The earth's crust consists of huge floating rock plates known as tectonic plates. There are seven big plateaux and then a few of lesser ones that grind and bump together, frequently shaking things like earthquakes, growing mountains and erupting volcanoes.
You can actually dive between two of the biggest tectonic plates in Iceland’s Taylingvellir National Park. Here, up to 2 cm each year the North American and Eurasian plates gently migrate away. Scientifically, this form of plate contact is known as a diverging limit. A big lake, known as ̄ringvallavatn, was filled in Iceland section of the rift due to the plate split — and between plates you may dive.
Diving Between Two Tectonic Plates
This Icelandic natural crack enables divers to swim directly between two volatile tectonic plates. The rift is in the divide between the tectonic plates of North America and Eurasia, where an incomplete seam enables explorers to plunge into aquatic profundities in the middle of Earth. The pristine waters of the lake in the National Park of the Town of San Juan draw tourists from all over the world to the unique impression of diving among worlds, which can frequently reach 300 feet between lava rock cliffs. The fun fact is divers can touch both of the tectonic plates while diving.
Silfra’s waters are also unusual. Because there are no rivers that flow into Þingvallavatn Lake, the water gently extrudes through the porous tectonic rock underneath the lake’s surface. This procedure filters the water, resulting in a lake that is not only very clear but also somewhat safe to drink. Water can not move quickly through stone, no matter how porous it is, therefore it takes 50-100 years for the liquid to become part of the lake. Each drop of water in Silfra has probably been there for over a century.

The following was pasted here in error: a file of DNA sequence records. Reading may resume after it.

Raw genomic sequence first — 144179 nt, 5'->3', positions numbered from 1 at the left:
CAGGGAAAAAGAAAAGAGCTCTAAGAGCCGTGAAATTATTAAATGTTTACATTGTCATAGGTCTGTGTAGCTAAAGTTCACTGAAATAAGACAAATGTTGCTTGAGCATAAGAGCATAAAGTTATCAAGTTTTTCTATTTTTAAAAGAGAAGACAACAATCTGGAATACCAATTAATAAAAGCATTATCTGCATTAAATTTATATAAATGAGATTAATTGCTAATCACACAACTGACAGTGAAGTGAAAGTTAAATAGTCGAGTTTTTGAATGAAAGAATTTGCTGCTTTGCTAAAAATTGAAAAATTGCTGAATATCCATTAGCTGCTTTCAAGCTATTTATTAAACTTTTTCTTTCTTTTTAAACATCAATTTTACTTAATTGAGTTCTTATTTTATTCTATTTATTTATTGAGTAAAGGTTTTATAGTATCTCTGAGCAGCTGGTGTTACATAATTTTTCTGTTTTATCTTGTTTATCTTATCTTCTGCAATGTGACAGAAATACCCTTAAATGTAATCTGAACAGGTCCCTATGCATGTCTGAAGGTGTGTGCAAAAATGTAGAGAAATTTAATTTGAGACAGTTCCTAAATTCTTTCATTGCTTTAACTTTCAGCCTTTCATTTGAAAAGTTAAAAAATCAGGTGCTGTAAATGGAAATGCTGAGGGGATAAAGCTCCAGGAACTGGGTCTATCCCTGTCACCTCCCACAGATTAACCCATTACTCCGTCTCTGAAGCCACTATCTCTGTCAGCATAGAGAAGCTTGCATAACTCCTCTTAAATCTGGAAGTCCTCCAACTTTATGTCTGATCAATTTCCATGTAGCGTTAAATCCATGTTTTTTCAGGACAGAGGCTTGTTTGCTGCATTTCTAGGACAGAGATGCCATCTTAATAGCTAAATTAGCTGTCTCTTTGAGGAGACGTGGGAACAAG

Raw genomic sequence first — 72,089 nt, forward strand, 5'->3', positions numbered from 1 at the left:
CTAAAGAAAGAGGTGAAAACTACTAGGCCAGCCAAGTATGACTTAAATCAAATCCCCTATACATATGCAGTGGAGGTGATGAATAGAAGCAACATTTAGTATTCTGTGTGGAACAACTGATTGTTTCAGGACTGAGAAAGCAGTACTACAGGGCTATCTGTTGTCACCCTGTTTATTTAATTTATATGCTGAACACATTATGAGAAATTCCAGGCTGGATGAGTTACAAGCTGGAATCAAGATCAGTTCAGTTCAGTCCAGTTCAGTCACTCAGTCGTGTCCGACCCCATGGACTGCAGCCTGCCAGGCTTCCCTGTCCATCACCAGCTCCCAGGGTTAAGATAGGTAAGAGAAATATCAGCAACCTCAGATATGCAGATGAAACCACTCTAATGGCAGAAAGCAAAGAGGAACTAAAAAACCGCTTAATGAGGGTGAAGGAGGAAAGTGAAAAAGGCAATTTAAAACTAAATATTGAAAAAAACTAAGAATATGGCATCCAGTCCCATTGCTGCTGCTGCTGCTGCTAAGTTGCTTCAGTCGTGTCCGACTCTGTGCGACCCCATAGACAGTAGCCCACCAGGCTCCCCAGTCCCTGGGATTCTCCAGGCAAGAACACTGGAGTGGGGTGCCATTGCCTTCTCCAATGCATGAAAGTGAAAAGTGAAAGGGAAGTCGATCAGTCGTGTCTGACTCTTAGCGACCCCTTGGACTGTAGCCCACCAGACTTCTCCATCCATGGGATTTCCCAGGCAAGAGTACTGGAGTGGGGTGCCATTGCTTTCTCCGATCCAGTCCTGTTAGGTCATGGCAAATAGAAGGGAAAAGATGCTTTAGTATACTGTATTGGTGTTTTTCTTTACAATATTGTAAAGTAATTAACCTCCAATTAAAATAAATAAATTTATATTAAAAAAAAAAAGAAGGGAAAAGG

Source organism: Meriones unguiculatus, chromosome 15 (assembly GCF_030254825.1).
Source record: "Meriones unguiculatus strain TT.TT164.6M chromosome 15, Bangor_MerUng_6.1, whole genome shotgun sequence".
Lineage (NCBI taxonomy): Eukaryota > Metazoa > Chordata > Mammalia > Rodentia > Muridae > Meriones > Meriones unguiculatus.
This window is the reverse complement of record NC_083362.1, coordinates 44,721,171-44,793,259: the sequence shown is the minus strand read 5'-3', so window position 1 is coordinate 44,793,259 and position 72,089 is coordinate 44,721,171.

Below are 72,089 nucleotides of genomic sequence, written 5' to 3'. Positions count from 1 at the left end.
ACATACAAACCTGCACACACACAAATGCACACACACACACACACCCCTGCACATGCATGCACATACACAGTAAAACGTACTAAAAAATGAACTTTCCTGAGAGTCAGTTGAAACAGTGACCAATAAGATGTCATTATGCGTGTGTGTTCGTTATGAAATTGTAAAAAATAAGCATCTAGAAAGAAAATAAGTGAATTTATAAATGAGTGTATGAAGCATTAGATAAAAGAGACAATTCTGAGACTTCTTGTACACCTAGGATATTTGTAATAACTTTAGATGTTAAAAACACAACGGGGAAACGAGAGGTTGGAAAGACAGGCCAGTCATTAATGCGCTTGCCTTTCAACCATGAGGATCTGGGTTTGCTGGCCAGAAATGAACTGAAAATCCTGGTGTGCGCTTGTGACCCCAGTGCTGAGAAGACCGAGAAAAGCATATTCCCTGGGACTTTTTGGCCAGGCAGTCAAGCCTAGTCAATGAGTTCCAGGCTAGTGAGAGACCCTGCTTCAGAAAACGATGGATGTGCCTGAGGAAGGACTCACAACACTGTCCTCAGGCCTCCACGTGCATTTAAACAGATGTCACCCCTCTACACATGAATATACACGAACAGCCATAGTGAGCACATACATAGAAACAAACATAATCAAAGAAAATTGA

Why Diving In Silfra Is A Great Experience
1. You have the unique opportunity to stand between two continents, North America and Europe!! Every year, the Mid-Atlantic Ridge causes the Eurasian and North American tectonic plates to drift by nearly 6mm.
2. Due to the movement of tectonic plates, various fissures have formed, one of which, named Silfra, is a safe and convenient site for divers to see this incredible occurrence where they can touch both tectonic plates.
3. You’re in crystal clear water with a visibility of roughly 100 metres.
4. Water trickles through porous rocks in the same way it does above, resulting in the purest form of glacial water reaching the Silfra fissure.
However, architecture is starting to catch up; trails are now properly designated, and a large number of rangers patrol the region to ensure that they are followed. Snorkeling and diving regulations are constantly tightening, both to reduce human effect on Silfra and to ensure tourist safety, and tourists are now discouraged from throwing money into the sea.
In an ideal world, Ingvellir would be a wonderfully conserved site that inspires you to take the principles of natural beauty and cultural preservation back home with you.
Although tourism has had an impact on it, its history, culture, geology, and natural beauty indicate that it still has this potential.